Fun Facts About Alaska

Fun Facts About Alaska

We thought it would be fun to take a break from “business” for a bit and just share some fun facts about the great state of Alaska. Here at Alaska Air Forwarding, we have come to know Alaska as a second home and over the years have learned many interesting and unique facts about the state that we’d like to share.


Alaska was purchased from the Russian Empire on March 30th, 1867 for 7.2 million dollars, which averages out to be about two cents per acre. The state became a territory in May of 1912 and became the 49th state on January 3, 1959. Since it is the most northern and western state, it has been nicknamed “The last Frontier.” The state’s capital is Juneau, which spans over 3,000 square miles and has the largest area of any North American city.


  • Alaska is 591,000 square miles in size
  • The geographical area is two times the size of Texas
  • There are 29 volcanos in Alaska
  • There are 33,000 miles of coastline in the state of Alaska
  • 1,400 miles from North to South
  • 2,700 miles from East to West
  • Alaska is home to over half the world’s glaciers
  • Alaska sits 55 miles east of Russia
  • Alaska is the only state in the US to have coastlines on three different seas: Arctic Ocean, Pacific Ocean and Bering Sea.


  • Alaska is the most popular state for flying in the United States and that one out of every 58 Alaskans is a registered pilot. Out of those, one out of 59 own an airplane.
  • Tex Pickard, a 24-year-old gambler who frequented saloons in Circle City, Alaska in 1895, would go on to build Madison Square Garden in New York City.
  • Alaskan Inuit are known as Eskimos which means “eater of raw fish.”
  • George Cormack and his two brothers-in-law found gold in Alaska’s Klondike Valley which sparked America’s last great gold rush.
  • In the winter of 1925-26, a relay team of 20 dog mushers rushed Diphtheria serum 674 miles along the Iditarod Trail from Nena to Nome, Alaska in a record 127.5 hours. This is known as “The Great Race of Mercy.”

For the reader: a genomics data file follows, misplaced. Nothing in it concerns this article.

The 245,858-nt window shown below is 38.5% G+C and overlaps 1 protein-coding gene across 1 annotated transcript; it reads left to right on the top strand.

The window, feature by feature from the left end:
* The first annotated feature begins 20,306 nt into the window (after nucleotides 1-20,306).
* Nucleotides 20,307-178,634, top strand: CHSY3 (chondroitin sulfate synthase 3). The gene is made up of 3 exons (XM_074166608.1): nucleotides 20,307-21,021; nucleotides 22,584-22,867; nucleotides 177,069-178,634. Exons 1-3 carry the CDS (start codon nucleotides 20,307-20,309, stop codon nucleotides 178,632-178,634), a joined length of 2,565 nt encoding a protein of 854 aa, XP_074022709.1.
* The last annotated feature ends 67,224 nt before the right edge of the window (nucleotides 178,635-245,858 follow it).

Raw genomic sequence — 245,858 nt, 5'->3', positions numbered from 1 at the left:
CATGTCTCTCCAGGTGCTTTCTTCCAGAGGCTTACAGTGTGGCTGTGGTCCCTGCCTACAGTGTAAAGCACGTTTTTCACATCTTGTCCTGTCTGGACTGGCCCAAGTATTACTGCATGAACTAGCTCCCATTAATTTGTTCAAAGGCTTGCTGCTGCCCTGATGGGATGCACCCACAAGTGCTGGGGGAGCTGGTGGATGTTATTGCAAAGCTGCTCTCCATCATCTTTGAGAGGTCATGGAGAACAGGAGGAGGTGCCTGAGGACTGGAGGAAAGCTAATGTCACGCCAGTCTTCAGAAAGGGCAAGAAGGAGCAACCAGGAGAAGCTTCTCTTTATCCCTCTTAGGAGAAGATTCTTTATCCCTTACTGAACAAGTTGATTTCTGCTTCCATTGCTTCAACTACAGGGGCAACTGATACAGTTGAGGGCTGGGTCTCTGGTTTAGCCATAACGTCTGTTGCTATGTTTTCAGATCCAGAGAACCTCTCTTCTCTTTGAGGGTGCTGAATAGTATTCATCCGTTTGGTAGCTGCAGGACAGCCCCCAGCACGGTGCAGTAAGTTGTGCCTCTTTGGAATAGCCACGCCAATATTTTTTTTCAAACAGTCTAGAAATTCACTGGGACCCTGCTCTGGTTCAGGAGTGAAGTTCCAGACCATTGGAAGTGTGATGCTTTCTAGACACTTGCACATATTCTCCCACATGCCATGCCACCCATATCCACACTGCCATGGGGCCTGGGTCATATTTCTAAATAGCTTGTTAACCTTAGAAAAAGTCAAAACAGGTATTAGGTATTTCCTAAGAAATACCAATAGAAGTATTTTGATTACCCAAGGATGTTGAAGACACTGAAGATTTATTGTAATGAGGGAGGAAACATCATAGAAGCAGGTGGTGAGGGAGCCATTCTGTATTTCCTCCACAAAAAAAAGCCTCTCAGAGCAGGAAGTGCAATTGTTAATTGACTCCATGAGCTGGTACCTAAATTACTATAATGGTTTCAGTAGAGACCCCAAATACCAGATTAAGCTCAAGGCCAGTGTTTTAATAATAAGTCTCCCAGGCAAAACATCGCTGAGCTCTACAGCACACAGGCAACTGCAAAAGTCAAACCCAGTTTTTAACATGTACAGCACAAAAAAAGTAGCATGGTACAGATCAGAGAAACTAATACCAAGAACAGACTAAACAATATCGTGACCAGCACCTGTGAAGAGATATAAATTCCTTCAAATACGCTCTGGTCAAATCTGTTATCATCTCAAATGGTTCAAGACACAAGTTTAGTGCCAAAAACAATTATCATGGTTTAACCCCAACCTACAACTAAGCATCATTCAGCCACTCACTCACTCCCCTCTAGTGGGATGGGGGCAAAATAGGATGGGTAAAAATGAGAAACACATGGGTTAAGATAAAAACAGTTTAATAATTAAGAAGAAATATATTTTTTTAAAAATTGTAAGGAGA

• For a 10-day period in 1867, Wyatt Earp served as sheriff of Wrangell, Alaska as he and his wife were passing through on their way to Klondike.
  • In 1913, Alaskan women were granted the right to vote, which was six years before the 19th Amendment granting this right to all women in the US.


  • The Northern Lights, also known as the Aurora Borealis, can be seen an average 243 days a year in Fairbanks.
  • It is legal to shoot bears in Alaska, but it is illegal to wake a sleeping bear to take a picture.
  • It is illegal to whisper in someone’s ear while they are moose hunting in Alaska.
  • Most of the United States’ crab, salmon, halibut and herring come from the state of Alaska.
  • Alaska is the only state that does not impose a sales tax or an individual income tax. Some cities in Alaska do have a sales tax.
  • There are more than 3,000 rivers and 3 million lakes in Alaska.
  • Alaska’s largest lake is called Lake Iliama and is the size of the state of Connecticut.
  • Alaska’s state bird is the Willow Ptarmigan.
  • The only battle of World War II that was fought on American soil, happened in 1943, when the Japanese invaded the Aleutian Islands.

Believe it or not, this is just a small sample of the numerous interesting facts about America’s 49th state. If you’ve never visited Alaska, put it on your bucket list to do so. You’ll learn even more fun and fascinating facts about America’s Last Frontier.




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